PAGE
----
At times the conditions in the Confederate camps of Chatham county were nearly intolerable. The weather was cold in the winter and hot and muggy in the summer.  Men were apt to become irritable. One soldier of the 29th Georgia Regiment killed another over a game of marbles. Some men were bored with picket duty. Some were frustrated and longed for action. Others just longed to go home to their farms and families. At Camp Young the harsh realities of Army life in the field would test the commitment of volunteer soldiers in the 29th Georgia Regiment.

The likely location of Camp Young was on Wylly Island about eight miles southeast of Savannah , on a tract of 110 acres which had been acquired  by Judge  Levi Sheftall D’Lyon at some time prior to 1860.  Judge D’Lyon was a prominent citizen and city court judge of Savannah. He was also the father of Isaac Mordecai DeLyon and Leonorean DeLyon, who edited and published the South Georgia Watchman newspaper at Troupville, GA and later at Valdosta, GA.  Lenorean DeLyon is credited with giving Valdosta its name.    Judge D’Lyon himself was an enigma. He took great interest in supporting the Chatham Dispensary, “a free medical clinic and pharmacy for the poor.” He devoted much of his professional legal career to assisting free African-Americans in acquiring their own property, but he also profited from the business of buying and selling slaves.  In 1859 he called for a “vigilance committee for the better preservation of Southern Rights.” In 1861 he was acting as guardian for 48 “free persons of color” in Savannah, while at the same time working to establish a district court system in the new Confederate States of America.  In his will D’Lyon directed that five of his slaves be freed, but another 21 were sold in 1863 to liquidate his estate.

Wylly Island is a river island formed by a bifurcation of the Herb River.  According to a Civil War map of the defenses of Savannah,  Wylly Island was between Thunderbolt Battery, a Confederate artillery emplacement on St. Augustine Creek, and  Battery Daniels at Parkersburg on the Skidaway River.  Battery Daniels had several supporting batteries on the Herb River and Grimball’s Creek.

There is no remaining trace of these Confederate locations or of Camp Young. Some descriptions of Camp Young are found in the Civil War letters of William Washington Knight, son of Levi J. Knight.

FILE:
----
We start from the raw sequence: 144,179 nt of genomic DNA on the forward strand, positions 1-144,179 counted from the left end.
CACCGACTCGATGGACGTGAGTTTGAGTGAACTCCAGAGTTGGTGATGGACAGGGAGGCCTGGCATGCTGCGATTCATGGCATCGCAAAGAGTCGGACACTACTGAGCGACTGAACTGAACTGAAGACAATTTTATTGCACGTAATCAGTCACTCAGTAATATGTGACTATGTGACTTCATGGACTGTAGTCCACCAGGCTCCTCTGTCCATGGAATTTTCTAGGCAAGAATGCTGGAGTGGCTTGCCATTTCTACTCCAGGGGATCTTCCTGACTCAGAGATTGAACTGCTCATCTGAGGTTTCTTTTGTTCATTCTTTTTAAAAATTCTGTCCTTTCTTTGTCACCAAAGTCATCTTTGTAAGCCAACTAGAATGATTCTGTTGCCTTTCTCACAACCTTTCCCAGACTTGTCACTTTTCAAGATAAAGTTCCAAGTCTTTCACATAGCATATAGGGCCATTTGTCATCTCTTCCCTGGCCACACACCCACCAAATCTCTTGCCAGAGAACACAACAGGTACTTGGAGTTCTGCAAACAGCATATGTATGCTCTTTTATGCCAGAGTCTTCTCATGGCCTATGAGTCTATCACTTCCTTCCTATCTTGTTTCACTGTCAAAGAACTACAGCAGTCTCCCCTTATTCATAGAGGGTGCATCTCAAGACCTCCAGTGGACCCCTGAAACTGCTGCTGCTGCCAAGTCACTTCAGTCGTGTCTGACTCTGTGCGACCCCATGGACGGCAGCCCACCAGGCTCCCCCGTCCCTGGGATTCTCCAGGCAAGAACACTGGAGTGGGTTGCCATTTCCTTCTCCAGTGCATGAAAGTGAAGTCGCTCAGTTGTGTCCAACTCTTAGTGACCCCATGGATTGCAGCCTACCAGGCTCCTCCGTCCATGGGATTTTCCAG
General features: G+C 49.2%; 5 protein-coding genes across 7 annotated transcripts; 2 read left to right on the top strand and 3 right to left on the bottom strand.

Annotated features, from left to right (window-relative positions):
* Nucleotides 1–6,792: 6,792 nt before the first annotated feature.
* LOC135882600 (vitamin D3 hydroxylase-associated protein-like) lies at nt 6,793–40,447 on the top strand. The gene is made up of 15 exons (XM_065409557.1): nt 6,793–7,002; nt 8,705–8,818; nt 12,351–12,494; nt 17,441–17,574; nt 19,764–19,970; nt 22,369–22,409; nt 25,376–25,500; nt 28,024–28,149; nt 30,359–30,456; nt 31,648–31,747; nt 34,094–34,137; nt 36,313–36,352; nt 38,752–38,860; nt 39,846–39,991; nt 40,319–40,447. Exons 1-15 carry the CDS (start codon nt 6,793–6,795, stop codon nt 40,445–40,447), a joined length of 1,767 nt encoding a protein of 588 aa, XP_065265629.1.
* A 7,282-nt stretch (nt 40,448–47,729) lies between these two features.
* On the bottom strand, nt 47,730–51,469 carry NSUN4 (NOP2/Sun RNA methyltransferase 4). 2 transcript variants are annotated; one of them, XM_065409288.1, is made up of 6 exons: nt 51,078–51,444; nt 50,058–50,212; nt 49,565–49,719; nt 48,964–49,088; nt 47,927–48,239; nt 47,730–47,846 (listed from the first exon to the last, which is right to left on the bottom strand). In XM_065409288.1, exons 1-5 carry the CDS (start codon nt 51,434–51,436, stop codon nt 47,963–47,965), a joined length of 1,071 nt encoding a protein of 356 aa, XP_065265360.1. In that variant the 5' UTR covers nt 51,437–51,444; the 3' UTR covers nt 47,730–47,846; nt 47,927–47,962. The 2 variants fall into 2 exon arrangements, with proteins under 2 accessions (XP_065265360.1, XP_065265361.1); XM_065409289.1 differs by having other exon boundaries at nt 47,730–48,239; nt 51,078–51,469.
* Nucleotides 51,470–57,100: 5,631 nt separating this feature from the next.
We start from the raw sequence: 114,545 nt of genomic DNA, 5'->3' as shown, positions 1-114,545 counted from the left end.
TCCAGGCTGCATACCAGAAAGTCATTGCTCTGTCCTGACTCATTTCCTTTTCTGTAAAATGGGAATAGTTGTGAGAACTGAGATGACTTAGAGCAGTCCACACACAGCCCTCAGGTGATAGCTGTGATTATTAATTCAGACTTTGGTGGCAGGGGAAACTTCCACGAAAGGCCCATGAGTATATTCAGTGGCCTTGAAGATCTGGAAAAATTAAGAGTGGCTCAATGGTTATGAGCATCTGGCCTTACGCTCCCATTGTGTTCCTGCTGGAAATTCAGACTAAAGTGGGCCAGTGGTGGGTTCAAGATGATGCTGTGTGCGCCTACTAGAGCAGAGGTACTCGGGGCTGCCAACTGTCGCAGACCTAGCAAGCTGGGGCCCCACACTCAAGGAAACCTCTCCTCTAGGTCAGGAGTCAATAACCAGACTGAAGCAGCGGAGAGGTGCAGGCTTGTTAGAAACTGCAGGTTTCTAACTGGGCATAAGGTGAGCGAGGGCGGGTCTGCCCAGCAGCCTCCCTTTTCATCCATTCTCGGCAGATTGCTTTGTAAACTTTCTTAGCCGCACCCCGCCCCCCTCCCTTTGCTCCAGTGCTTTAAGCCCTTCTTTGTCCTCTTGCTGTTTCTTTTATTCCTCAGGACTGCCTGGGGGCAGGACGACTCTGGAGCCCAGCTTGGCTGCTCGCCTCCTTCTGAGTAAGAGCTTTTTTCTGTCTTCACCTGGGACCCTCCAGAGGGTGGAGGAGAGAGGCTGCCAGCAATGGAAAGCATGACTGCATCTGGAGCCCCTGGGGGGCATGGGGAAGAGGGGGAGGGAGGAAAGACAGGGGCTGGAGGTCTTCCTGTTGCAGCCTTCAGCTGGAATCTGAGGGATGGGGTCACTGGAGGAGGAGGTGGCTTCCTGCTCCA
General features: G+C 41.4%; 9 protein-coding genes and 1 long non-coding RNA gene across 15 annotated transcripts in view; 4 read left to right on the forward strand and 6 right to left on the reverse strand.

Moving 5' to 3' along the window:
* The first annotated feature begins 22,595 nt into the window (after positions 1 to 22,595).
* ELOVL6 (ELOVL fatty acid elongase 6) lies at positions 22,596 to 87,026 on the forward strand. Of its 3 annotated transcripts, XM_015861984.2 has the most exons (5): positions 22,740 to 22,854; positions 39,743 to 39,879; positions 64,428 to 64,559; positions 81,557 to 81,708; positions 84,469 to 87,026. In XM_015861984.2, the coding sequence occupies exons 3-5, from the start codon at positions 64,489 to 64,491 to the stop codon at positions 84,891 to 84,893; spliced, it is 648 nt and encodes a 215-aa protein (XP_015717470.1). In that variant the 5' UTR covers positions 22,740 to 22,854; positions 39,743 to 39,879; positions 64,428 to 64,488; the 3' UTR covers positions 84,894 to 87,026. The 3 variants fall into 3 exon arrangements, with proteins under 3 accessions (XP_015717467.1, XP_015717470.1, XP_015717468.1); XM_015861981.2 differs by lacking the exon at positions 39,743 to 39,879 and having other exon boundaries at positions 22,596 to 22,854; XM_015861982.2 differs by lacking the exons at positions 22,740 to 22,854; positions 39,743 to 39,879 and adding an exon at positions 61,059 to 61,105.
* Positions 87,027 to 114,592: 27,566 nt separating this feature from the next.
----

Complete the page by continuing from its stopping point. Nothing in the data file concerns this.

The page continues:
At first, the Berrien Minute Men found fresh food was in short supply at Camp Young. Soldiers supplemented their camp diet either with food purchased in Savannah with their own money, or had food sent from home. William W. Knight’s  letter of January 4, 1863 written from Camp Young and addressed to his wife, Mary,  mentioned that fellow soldier J. P. Ponder had delivered a box of potatoes sent by her father. Knight wrote of being deployed without rations and of spoiled provisions – “blue beef that will stick to your hands equal to adhesive plaster.”  He asked her to send more potatoes, and pork if the weather was cold enough. Knight remarked on the high prices being gotten in Savannah for peanuts, corn, and bacon, and the shortage of bread. He also requested Mary send his mattress bed cover, iron shoe heels, “vial oil”, and carpet bag.

Deadly infectious diseases of all kinds were rampant in the crowded Confederate camps. The river delta land was low lying and prone to malaria. On February 28, 1862 Knight wrote, “We have a good many sick now with cold or pneumonia. Nineteen of our company on the sick list  this morning…” In early March, Knight himself was incapacitated by fever.

By mid-March soldiers’ letters home indicated that the supply of food at Camp Young was much improved.  But by the end of March Knight wrote of worsening weather conditions; “It is the worst time we have had this winter. The wind and rain from the North East. There is very little timber in that direct. It has all been cut down in front of the Batteries for over a mile.”

At Camp Young, the 29th Georgia Regiment  became part of a Brigade which also included the 25th and 30th Georgia Regiments, First Battalion Georgia Sharpshooters, and 4th Louisiana Battalion. In a Brief History of the Thirtieth Georgia Regiment, August Pitt Adamson, 1st Sergeant, Company E wrote about Camp Young: